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EDA Kicks Off Aircraft Structural Health Monitoring Project

Brussels - 13 December, 2012

On 13 December, Adam Sowa, EDA deputy chief executive, signed the ASTYANAX contract (aircraft fuselage crack monitoring system and prognosis through on-board expert sensor network). Italy, Poland and Spain contribute to this three-year, 4.17 M€ project. The contract was awarded to an industry consortium led by Politecnico di Milano. The research project will focus on the development of a reliable methodology for the application of a Structural Health Monitoring (SHM) system on an aerodyne (rotor and fixed-wing platforms) structure.

ASTYANAX represents an important follow-on of the HECTOR project from the ICET programme (Innovative Concept and Emerging Technologies), which concluded at the end of 2011 with very interesting and useful results. HECTOR developed a preliminary SHM methodology for metallic helicopter structures. 

The current ASTYANAX project involves the following partners:

  • From Italy: POLIMI (Politecnico di Milano, consortium leader), ALENIA Aermacchi, AgustaWestland.
  • From Poland: AFIT (Air Force Institute of Technology), MAW1 (Military Aviation Works No. 1) , AGH (University of Science and Technology).
  • From Spain: INTA (Instituto Nacional de Técnica Aeroespacial). 
Next steps

The first step proposed in ASTYANAX is to apply the developed methodology and the experience acquired in HECTOR to a large scale helicopter platform .. The results from HECTOR have so far only be tested and demonstrated on simple test beds.

The main objective is to examine the possibility, and assess the requirements, to extend the HECTOR methodology to an air-vehicle fuselage, considering a rotary wing system (Mi-8/17 helicopter) as air-vehicle type. Given the input extension for SHM application on air-vehicle environments, the next step will be to directly apply a validated SHM device to a real platform: the helicopter Mi-8/17 Hip. This platform has been already identified by Poland (and shared by other partners) as suitable system for ASTYANAX’s scope. Inside this platform the aim is to concentrate the attention on a real component, critical for maintenance procedures and, at the same time, available for device testing and development without interfering with safety parameters.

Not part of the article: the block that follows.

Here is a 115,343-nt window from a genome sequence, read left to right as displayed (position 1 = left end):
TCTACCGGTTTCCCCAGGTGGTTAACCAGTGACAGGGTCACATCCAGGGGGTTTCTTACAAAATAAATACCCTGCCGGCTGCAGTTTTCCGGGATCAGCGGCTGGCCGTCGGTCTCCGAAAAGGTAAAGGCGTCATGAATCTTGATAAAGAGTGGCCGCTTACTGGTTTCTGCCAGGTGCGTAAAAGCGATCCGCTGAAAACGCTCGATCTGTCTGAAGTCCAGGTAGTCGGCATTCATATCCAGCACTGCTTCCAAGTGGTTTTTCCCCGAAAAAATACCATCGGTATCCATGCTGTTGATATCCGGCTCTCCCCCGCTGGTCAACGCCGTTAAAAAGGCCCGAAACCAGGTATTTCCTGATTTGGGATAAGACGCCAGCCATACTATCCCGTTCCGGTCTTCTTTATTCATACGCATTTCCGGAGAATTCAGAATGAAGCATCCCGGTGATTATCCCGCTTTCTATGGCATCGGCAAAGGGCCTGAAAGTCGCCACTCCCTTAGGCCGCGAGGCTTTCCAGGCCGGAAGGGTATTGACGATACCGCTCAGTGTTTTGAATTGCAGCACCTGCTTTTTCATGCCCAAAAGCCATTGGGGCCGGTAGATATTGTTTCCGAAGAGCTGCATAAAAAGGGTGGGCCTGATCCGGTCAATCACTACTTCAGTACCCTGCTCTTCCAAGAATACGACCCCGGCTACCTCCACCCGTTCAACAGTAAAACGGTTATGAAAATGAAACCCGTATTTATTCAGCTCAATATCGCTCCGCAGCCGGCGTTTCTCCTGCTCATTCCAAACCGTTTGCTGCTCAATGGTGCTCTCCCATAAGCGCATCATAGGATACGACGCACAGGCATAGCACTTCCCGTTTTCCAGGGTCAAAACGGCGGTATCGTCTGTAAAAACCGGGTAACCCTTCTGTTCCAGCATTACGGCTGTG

After a preliminary analysis to identify the most suitable component/part, the attention will be focused on a particular structural section defined according to the criticalities identified through the end-user experience in damage occurrences. Moreover, the use of non-electrical sensors will be analysed in details representing an additional clear step further of HECTOR.

The effective output of the research will be:

  • an increase in knowledge needed to pass from a simple methodology (HECTOR) to solve the problems linked to a real application;

  • a deep analysis of different types of sensor useful for the SHM application, with particular attention on Fiber Bragg optical sensors and non-electrical devices;

  • a general development of a structural assessment of a helicopter fuselage through the use of Finite Elements models combined with damage characterization;

  • a creation of a reliable database regarding the damage types and location occurred in the helicopter fleet during the past activities and registered during the maintenance operations.

These outputs will permit to design a device, including both the hardware and the software, obtained through coupling the usage of Finite Elements Modelling for basic knowledge generation with advanced algorithms for structural diagnosis and prognosis. The purpose of ASTYANAX is to acquire an elevated Technology Readiness Level (TRL) for SHM systems (up to 5-6).


ASTYANAX from model ASTYANAX to reality

ASTYANAX: from model to reality



Participating Member States

  • Belgium
  • Bulgaria
  • Czech
  • Germany
  • Estonia
  • Ireland
  • Greece
  • Spain
  • France
  • Croatia
  • Italy
  • Cyprus
  • Latvia
  • Lithuania
  • Luxembourg
  • Hungary
  • Malta
  • Netherlands
  • Austria
  • Poland
  • Portugal
  • Romania
  • Slovenia
  • Slovakia
  • Finland
  • Sweden
  • UK